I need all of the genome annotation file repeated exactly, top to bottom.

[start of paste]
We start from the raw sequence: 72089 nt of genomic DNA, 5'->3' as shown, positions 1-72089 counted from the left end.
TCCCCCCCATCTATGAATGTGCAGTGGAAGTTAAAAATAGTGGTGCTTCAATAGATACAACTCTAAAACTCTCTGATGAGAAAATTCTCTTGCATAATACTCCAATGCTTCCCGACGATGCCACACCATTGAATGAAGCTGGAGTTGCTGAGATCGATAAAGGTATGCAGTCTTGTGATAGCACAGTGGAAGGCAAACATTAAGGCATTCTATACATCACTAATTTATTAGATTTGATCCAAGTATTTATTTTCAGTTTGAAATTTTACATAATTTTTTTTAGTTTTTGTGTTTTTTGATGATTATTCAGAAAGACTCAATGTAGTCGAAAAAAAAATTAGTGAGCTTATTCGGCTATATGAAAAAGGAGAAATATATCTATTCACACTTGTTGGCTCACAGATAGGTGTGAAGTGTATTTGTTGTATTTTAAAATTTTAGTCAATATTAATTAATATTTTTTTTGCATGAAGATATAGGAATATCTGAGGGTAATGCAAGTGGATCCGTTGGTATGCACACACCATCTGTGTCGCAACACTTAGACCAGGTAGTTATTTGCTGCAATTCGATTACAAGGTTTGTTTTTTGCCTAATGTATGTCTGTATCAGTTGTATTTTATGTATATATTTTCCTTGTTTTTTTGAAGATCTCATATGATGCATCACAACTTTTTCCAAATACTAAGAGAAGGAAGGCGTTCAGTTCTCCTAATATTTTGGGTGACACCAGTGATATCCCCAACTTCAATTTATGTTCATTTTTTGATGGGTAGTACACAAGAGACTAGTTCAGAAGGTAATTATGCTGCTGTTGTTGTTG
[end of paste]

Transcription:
We start from the raw sequence: 72089 nt of genomic DNA, 5'->3' as shown, positions 1-72089 counted from the left end.
TCCCCCCCATCTATGAATGTGCAGTGGAAGTTAAAAATAGTGGTGCTTCAATAGATACAACTCTAAAACTCTCTGATGAGAAAATTCTCTTGCATAATACTCCAATGCTTCCCGACGATGCCACACCATTGAATGAAGCTGGAGTTGCTGAGATCGATAAAGGTATGCAGTCTTGTGATAGCACAGTGGAAGGCAAACATTAAGGCATTCTATACATCACTAATTTATTAGATTTGATCCAAGTATTTATTTTCAGTTTGAAATTTTACATAATTTTTTTTAGTTTTTGTGTTTTTTGATGATTATTCAGAAAGACTCAATGTAGTCGAAAAAAAAATTAGTGAGCTTATTCGGCTATATGAAAAAGGAGAAATATATCTATTCACACTTGTTGGCTCACAGATAGGTGTGAAGTGTATTTGTTGTATTTTAAAATTTTAGTCAATATTAATTAATATTTTTTTTGCATGAAGATATAGGAATATCTGAGGGTAATGCAAGTGGATCCGTTGGTATGCACACACCATCTGTGTCGCAACACTTAGACCAGGTAGTTATTTGCTGCAATTCGATTACAAGGTTTGTTTTTTGCCTAATGTATGTCTGTATCAGTTGTATTTTATGTATATATTTTCCTTGTTTTTTTGAAGATCTCATATGATGCATCACAACTTTTTCCAAATACTAAGAGAAGGAAGGCGTTCAGTTCTCCTAATATTTTGGGTGACACCAGTGATATCCCCAACTTCAATTTATGTTCATTTTTTGATGGGTAGTACACAAGAGACTAGTTCAGAAGGTAATTATGCTGCTGTTGTTGTTG